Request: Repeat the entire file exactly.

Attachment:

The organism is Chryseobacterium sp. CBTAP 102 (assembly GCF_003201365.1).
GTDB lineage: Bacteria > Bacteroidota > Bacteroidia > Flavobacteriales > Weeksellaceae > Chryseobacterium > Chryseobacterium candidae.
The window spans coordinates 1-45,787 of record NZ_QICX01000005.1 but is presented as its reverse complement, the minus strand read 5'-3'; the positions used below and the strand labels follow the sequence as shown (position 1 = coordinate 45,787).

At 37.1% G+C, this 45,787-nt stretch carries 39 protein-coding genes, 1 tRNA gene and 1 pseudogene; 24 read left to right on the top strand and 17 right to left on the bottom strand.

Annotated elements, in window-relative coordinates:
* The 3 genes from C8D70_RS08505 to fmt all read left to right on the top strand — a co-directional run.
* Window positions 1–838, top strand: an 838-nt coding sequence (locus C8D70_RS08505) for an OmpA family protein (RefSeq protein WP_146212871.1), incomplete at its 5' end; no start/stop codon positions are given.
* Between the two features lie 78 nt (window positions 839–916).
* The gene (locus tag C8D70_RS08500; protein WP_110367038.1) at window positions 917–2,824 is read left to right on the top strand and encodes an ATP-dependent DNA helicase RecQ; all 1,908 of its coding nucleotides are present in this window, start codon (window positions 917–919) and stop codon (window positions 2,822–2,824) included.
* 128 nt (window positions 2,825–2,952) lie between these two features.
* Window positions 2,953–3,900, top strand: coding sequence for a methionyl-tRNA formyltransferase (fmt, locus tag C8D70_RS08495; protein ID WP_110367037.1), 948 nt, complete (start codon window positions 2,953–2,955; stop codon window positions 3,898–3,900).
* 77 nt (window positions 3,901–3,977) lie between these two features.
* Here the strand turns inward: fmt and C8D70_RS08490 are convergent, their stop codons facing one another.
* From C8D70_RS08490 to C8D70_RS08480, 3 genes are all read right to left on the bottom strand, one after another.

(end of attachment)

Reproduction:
The organism is Chryseobacterium sp. CBTAP 102 (assembly GCF_003201365.1).
GTDB lineage: Bacteria > Bacteroidota > Bacteroidia > Flavobacteriales > Weeksellaceae > Chryseobacterium > Chryseobacterium candidae.
The window spans coordinates 1-45,787 of record NZ_QICX01000005.1 but is presented as its reverse complement, the minus strand read 5'-3'; the positions used below and the strand labels follow the sequence as shown (position 1 = coordinate 45,787).

At 37.1% G+C, this 45,787-nt stretch carries 39 protein-coding genes, 1 tRNA gene and 1 pseudogene; 24 read left to right on the top strand and 17 right to left on the bottom strand.

Annotated elements, in window-relative coordinates:
* The 3 genes from C8D70_RS08505 to fmt all read left to right on the top strand — a co-directional run.
* Window positions 1–838, top strand: an 838-nt coding sequence (locus C8D70_RS08505) for an OmpA family protein (RefSeq protein WP_146212871.1), incomplete at its 5' end; no start/stop codon positions are given.
* Between the two features lie 78 nt (window positions 839–916).
* The gene (locus tag C8D70_RS08500; protein WP_110367038.1) at window positions 917–2,824 is read left to right on the top strand and encodes an ATP-dependent DNA helicase RecQ; all 1,908 of its coding nucleotides are present in this window, start codon (window positions 917–919) and stop codon (window positions 2,822–2,824) included.
* 128 nt (window positions 2,825–2,952) lie between these two features.
* Window positions 2,953–3,900, top strand: coding sequence for a methionyl-tRNA formyltransferase (fmt, locus tag C8D70_RS08495; protein ID WP_110367037.1), 948 nt, complete (start codon window positions 2,953–2,955; stop codon window positions 3,898–3,900).
* 77 nt (window positions 3,901–3,977) lie between these two features.
* Here the strand turns inward: fmt and C8D70_RS08490 are convergent, their stop codons facing one another.
* From C8D70_RS08490 to C8D70_RS08480, 3 genes are all read right to left on the bottom strand, one after another.